Startup VUniverse Looks To Guide Streaming Viewers Overwhelmed By Algorithms

EXCLUSIVE: An emerging startup called VUniverse is setting out to answer an increasingly vexing question in the go-go streaming age: How do you find something to watch?

While most viewers rely on a patchwork of digital solutions, VUniverse, which has just concluded a beta release, aims to be a more approachable and comprehensive “channel guide for the streaming universe.” It will use AI tools, but will also rely on word-of-mouth and human recommendations, aiming to provide an independent voice in what it sees as a cacophony of agenda-filled promotions by tech platforms.

The team launching the company brings an interesting cross-section of experience to put behind the launch. CEO and co-founder Evelyn Watters created the Golden Trailer Awards with her sister, Monica Brady, who is COO and co-founder of VUniverse. They are joined by Chief Data Strategist Julie Rieger, who held a number of senior exec posts at 20th Century Fox from 2008 to 2013; and Chief Product Officer and co-founder Ryan McManus. Before getting involved with VUniverse, McManus was a product specialist at MoviePass, the now-defunct subscription moviegoing service.

VUniverse, whose funding comes from angel investors, will start as an app available on Apple and Android devices. It will surface subscription titles available on services like Netflix, Hulu, Disney+, Amazon Prime Video, HBO and AppleTV+ and transactional offerings on Google Play and iTunes.

In the early going, the service will be free to consumers, generating revenue from affiliate sales and advertising, with a premium version a possibility down the line. It also anticipates rolling out in app form on Roku, Apple TV and Amazon fire. Personalization will be an important component — McManus drew an analogy to the audio world. “I often spend half my day listening to my friends’ playlists on Spotify,” he said. Film and TV titles are organized into idiosyncratic categories like “Weird and Violent Crime Thrillers” or “Thought-Provoking Magic Realism,” an effort to position VUniverse as an updated version of that now anachronistic pop-culture stand-by: the brainy video-store clerk.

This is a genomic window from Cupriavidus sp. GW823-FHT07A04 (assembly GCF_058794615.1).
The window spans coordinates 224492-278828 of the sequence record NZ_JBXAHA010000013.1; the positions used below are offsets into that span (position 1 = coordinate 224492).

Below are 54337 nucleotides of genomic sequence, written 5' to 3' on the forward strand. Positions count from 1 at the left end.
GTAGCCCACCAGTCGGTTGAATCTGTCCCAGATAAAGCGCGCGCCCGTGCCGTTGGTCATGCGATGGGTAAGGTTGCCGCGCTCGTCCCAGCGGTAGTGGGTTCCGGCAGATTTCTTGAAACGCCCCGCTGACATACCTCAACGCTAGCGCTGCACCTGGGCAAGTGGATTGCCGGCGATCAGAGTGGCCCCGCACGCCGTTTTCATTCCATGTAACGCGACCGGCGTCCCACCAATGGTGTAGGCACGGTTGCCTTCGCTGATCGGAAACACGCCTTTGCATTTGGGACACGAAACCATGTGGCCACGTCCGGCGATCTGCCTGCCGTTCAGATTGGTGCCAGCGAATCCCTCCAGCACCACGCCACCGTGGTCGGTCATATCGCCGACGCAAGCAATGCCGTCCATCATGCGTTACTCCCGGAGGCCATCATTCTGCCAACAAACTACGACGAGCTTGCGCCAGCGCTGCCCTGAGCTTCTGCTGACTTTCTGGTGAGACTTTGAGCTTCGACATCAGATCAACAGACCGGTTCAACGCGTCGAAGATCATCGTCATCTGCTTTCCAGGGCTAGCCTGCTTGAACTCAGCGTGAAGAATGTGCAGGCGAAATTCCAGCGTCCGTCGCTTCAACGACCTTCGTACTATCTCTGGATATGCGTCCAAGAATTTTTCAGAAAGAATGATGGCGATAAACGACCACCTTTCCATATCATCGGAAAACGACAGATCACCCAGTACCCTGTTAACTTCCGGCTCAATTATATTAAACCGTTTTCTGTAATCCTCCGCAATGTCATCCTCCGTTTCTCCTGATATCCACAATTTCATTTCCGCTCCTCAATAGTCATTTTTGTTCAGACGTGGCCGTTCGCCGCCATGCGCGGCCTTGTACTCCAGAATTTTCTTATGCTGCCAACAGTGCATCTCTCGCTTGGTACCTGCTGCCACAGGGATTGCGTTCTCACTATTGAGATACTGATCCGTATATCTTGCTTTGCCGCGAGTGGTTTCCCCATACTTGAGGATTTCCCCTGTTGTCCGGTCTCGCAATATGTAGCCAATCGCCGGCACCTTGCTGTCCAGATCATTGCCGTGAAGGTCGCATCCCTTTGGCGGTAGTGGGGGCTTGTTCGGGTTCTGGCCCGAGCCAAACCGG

Enabling frictionless discovery of satisfying films and TV shows is a bedeviling process for players large and small. (Hulu just rolled out a revamp of its user interface, conceding it had plenty of room for improvement.) Major distributors of streaming services like Comcast and Roku have invested resources into building search tools, particularly voice recognition. But the search process remains, on the whole, unwieldy.

“We created VUniverse because we were tired of hunting through endless titles of movie suggestions and toggling between services,” added COO and co-founder Monica Brady. “Finding what to watch has
become a chore. VUniverse eases that pain and empowers users to get the full value of both their time and subscription fees.

McManus said the company is looking to help users navigate through an era of the “age of asynchronous content watching.”

Watters said the “independent voice” and community of users will be key traits of VUniverse. Rieger noted that while affiliate deals and partnerships with content companies will be a component of the business, “We are on the side of the customer, the streamer.”

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